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My Life Didn’t Turn Out Like My Student Loans Wanted

By on March 8, 2016

Question:

Dear Steve,

I attended a private college and felt super confident I’d have no issues finding a job after college with an AA, because of everything I was told at the school. I had a difficult time finding a job, I had to return to my old job, which had NOTHING to do with my degree. I then learned that most jobs were looking for a Bachelors, so I decided to go back to the same school to further my education.

When I finished school, I was able to find a job but then got pregnant. Due to a few complications, I was put on light bed rest while being pregnant which meant I couldn’t work.

After having the baby and the short amount of maternity leave we as new moms get, I realized that we wouldn’t be able to afford day care and if we did, we’d still be struggling, so it made more sense to become a stay at home mom.

At this point, my student loans still had room for deferment, so financially we were okay. Fast forward, we were basically kicked out of our apartment due to ridiculous rent increases. Now, I’m still a stay at home mom because I can’t afford to move back to the area where there are more job opportunities, and if I did move back, the industry I’m in doesn’t seem to offer any perks for parents which means we still wouldn’t be able to afford daycare and student loan payments.

My student loan payments are CRAZY! About $1800 a month for a stay at home mom with one income that pays all the other bills, there is NO way we can make payments. My federal student loans is willing to help us only if we file our taxes separate, which means our tax return can be much lower (we are waiting to find that out for sure) but my private loans have absolutely no sympathy for me. As if none of them have ever had hard times. I tried to tell them that I’m willing to pay something to show that I’m not just trying to ditch my payments but they don’t care at all.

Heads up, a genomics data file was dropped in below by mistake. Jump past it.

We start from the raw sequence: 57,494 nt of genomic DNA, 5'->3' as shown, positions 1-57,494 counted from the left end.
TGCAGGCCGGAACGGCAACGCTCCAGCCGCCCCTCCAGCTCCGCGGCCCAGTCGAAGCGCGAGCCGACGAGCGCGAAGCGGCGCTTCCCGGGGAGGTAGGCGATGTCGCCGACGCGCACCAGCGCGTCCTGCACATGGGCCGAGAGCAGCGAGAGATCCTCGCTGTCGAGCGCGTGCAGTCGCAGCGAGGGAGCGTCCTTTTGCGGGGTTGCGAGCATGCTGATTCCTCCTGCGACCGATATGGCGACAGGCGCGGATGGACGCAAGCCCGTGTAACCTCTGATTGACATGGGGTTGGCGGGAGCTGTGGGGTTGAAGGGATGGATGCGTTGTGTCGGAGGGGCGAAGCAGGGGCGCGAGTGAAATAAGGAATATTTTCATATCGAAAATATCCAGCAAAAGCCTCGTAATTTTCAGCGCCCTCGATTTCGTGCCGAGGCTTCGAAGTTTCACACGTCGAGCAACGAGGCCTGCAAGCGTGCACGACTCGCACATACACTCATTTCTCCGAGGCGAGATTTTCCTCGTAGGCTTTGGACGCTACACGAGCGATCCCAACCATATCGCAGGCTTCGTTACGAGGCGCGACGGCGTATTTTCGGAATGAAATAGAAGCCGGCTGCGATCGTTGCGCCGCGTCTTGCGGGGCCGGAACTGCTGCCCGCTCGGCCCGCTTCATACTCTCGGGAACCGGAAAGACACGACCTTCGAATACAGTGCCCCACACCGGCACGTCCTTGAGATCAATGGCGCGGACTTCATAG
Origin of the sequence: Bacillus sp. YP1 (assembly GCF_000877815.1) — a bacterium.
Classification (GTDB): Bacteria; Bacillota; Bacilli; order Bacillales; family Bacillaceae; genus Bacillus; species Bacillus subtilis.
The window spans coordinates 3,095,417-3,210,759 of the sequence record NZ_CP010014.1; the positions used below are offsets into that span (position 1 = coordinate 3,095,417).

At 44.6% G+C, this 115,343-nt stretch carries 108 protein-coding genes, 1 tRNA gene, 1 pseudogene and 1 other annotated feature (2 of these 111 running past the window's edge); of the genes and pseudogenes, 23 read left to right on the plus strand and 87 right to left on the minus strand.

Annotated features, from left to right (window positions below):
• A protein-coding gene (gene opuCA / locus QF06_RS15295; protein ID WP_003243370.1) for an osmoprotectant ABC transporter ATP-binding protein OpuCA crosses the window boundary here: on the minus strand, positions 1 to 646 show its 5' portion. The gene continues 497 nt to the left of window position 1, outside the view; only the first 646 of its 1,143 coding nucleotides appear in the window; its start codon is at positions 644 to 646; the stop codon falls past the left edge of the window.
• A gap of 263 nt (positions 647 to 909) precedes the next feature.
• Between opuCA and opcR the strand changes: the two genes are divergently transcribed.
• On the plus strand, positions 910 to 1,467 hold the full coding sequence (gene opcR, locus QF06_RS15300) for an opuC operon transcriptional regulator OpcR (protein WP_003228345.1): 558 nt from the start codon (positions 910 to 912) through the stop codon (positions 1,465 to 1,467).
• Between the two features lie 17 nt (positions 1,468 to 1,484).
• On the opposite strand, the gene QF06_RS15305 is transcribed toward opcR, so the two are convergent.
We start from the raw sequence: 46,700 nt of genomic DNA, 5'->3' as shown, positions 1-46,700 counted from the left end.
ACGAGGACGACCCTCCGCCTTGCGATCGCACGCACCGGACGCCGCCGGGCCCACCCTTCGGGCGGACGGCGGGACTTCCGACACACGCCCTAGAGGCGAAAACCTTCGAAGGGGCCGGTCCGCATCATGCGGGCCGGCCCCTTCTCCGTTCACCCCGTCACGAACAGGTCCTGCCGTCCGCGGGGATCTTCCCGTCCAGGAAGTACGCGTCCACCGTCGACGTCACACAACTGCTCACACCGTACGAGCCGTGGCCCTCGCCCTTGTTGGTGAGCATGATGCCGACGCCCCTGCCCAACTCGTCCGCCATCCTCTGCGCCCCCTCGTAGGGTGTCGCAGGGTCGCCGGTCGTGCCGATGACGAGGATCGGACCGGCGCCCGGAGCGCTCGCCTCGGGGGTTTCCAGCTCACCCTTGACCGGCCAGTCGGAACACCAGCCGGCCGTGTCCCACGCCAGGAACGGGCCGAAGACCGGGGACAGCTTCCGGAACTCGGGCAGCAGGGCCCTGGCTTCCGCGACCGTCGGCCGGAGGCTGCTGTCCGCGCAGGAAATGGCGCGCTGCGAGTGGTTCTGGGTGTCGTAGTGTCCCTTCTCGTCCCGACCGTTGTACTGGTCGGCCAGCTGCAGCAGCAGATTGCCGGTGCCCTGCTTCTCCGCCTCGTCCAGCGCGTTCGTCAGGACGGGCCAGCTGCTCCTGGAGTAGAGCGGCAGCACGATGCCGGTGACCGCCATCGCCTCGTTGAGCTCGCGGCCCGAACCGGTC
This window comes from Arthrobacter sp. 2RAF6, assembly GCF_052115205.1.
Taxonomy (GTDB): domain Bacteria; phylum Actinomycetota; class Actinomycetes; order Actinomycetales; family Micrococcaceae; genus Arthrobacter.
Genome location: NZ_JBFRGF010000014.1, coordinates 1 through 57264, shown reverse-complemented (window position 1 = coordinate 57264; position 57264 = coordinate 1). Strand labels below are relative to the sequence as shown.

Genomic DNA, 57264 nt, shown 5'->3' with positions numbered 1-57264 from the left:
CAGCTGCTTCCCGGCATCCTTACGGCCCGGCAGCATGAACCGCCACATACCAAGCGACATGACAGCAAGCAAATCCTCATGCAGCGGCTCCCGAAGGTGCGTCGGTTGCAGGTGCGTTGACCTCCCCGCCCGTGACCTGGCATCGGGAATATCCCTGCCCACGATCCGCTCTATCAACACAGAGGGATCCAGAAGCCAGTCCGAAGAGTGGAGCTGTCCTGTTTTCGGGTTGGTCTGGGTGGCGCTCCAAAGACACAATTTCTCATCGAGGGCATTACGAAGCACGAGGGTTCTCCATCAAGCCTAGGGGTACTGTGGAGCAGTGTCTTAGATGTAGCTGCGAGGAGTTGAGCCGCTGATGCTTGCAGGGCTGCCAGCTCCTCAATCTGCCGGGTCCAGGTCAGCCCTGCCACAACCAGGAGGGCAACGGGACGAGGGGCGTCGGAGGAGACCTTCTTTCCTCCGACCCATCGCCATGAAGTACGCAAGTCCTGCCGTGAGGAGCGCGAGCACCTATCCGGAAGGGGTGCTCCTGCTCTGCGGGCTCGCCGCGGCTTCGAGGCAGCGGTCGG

There’s just no way we can live at all if we paid all my loans. We have a young child, my husband commutes 4-5 hours a day to work because we can’t afford to live closer to his job and we have day to day expenses and many other bills, as anyone does.

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I am currently working on starting my own business in hopes that it will help us pay our debt but at the moment, we just can’t do it and they won’t stop bothering me. After I’ve cried to them on the phone explaining my situation and asking if theres anyway I can just pay what I can afford and they said no. There’s absolutely nothing they will do for me.

What will happen to my co-signers if I can’t afford to pay for a while?

How will filing for bankruptcy effect my credit?

Is it okay to stop paying my private loans?

Can they take my husbands wages or our tax returns, or is that just federal student loans?

Can they go after my business, i’m registering my business as an LLC.

Can I go to jail for not paying my private loans? (I know this may sound silly, but i’m not sure what banks are capable of doing)

I’m begging for any help you can give me, I want to provide a good life for my family, which is why I tried to further my education. I wish I could go back in time and not go to school, the financial state I am in has made me regret working hard and getting my degrees. Thank you so much for reading my story and for any help you are able to provide me.

Amrita

Answer:

Dear Amrita,

Your story is a good example of how life is always unpredictable but the terms of loans are rigid and don’t allow for life to happen.

On your federal loans you should look at an income driven repayment program like the IBR. Click here for more details. If you are filing separate tax returns then only your income would be considered towards repayment for your federal loans.

You asked:

What will happen to my co-signers if I can’t afford to pay for a while?